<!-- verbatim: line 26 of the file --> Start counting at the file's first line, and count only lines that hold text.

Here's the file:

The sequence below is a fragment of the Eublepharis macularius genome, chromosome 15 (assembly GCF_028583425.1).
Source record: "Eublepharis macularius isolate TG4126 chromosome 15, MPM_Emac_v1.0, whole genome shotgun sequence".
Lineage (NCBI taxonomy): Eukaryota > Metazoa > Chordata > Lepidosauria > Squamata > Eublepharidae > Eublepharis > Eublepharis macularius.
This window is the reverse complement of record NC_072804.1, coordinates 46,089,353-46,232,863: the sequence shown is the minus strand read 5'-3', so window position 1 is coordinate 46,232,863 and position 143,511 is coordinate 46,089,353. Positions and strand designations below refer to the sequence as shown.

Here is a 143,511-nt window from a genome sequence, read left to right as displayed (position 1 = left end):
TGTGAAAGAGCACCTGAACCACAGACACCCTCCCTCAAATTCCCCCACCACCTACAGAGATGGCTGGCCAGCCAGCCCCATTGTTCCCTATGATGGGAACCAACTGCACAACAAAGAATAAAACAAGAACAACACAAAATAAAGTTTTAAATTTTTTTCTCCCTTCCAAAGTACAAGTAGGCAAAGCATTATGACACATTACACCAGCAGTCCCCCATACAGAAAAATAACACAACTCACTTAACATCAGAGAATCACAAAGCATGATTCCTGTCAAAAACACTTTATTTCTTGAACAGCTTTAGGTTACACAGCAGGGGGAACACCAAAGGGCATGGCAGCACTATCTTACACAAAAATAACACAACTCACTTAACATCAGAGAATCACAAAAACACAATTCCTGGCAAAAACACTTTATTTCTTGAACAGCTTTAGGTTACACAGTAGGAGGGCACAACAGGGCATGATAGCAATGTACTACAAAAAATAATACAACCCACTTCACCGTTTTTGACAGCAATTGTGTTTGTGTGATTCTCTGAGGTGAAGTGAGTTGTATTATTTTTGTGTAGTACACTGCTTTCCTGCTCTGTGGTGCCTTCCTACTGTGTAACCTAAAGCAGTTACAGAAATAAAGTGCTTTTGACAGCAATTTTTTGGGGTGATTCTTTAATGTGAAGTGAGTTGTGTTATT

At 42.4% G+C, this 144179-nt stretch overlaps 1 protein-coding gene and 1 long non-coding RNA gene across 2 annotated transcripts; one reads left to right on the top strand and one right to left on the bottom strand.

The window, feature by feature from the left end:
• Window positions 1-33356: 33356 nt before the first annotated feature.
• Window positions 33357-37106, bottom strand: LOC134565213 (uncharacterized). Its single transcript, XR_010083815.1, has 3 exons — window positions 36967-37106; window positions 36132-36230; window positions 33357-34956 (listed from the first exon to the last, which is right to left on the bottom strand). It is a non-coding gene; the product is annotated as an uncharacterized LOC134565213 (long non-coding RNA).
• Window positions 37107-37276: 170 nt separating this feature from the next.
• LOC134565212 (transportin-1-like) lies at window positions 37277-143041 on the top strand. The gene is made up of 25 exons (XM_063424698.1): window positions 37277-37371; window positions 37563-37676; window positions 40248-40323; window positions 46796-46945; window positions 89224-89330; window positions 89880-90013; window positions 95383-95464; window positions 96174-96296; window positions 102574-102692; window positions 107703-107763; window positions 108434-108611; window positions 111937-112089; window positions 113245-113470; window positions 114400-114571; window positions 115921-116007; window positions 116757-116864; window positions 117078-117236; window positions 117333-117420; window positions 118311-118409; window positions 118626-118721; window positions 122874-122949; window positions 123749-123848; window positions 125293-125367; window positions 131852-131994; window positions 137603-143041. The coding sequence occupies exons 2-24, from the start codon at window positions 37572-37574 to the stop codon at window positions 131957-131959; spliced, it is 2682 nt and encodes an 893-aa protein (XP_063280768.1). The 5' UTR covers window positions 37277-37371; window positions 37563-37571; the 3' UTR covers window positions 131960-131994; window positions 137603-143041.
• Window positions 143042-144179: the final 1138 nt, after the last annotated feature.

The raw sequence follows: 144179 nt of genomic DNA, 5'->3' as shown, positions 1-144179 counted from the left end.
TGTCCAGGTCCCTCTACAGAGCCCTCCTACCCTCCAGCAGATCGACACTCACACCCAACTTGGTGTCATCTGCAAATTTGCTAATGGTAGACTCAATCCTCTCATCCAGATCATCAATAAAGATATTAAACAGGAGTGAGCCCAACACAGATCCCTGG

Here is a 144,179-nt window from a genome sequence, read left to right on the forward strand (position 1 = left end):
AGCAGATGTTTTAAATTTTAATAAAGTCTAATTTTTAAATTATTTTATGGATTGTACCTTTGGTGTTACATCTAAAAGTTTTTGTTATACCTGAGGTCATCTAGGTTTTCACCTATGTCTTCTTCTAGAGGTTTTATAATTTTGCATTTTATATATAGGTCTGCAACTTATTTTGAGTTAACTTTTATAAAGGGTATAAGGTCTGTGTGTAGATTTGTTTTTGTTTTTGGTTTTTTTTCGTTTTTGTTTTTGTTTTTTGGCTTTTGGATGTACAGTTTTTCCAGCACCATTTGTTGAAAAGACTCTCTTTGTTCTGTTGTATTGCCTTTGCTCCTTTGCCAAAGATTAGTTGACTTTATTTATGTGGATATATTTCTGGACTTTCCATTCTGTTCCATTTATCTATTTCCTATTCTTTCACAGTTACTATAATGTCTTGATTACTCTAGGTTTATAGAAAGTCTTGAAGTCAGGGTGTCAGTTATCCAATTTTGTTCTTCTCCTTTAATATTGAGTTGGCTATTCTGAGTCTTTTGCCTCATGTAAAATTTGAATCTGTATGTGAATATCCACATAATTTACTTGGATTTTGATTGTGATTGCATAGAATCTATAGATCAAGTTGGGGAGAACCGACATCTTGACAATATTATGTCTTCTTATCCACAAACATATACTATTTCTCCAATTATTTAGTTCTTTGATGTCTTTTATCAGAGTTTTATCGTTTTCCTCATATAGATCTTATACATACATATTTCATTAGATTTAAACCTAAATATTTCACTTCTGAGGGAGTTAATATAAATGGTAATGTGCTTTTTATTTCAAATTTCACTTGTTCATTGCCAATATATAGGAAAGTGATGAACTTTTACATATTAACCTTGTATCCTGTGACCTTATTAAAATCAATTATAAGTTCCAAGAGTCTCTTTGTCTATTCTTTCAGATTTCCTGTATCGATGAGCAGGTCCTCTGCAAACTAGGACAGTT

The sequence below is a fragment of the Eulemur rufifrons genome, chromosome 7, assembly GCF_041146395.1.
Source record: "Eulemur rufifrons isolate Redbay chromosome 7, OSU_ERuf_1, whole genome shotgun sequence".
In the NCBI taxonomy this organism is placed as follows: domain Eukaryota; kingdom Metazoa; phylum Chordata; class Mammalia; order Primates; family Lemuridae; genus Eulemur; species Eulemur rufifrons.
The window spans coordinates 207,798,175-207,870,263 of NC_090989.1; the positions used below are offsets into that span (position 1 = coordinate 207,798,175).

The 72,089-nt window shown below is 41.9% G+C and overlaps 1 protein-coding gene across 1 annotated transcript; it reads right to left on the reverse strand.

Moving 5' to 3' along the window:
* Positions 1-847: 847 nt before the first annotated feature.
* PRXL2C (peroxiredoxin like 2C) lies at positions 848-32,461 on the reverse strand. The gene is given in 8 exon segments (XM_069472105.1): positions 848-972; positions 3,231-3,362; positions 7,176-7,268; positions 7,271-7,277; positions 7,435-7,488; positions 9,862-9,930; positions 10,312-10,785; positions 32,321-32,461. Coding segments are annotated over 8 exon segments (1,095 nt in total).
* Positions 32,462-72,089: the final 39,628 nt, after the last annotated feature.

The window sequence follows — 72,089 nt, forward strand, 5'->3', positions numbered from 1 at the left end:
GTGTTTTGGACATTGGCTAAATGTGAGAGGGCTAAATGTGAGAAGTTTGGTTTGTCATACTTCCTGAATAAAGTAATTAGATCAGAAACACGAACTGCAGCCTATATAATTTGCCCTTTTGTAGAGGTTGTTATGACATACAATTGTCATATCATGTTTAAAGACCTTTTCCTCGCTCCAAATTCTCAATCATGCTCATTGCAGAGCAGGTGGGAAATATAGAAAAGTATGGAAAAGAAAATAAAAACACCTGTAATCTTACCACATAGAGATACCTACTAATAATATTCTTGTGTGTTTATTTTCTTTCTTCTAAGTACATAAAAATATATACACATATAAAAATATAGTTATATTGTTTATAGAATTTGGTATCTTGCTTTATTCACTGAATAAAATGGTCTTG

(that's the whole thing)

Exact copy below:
* Positions 32,462-72,089: the final 39,628 nt, after the last annotated feature.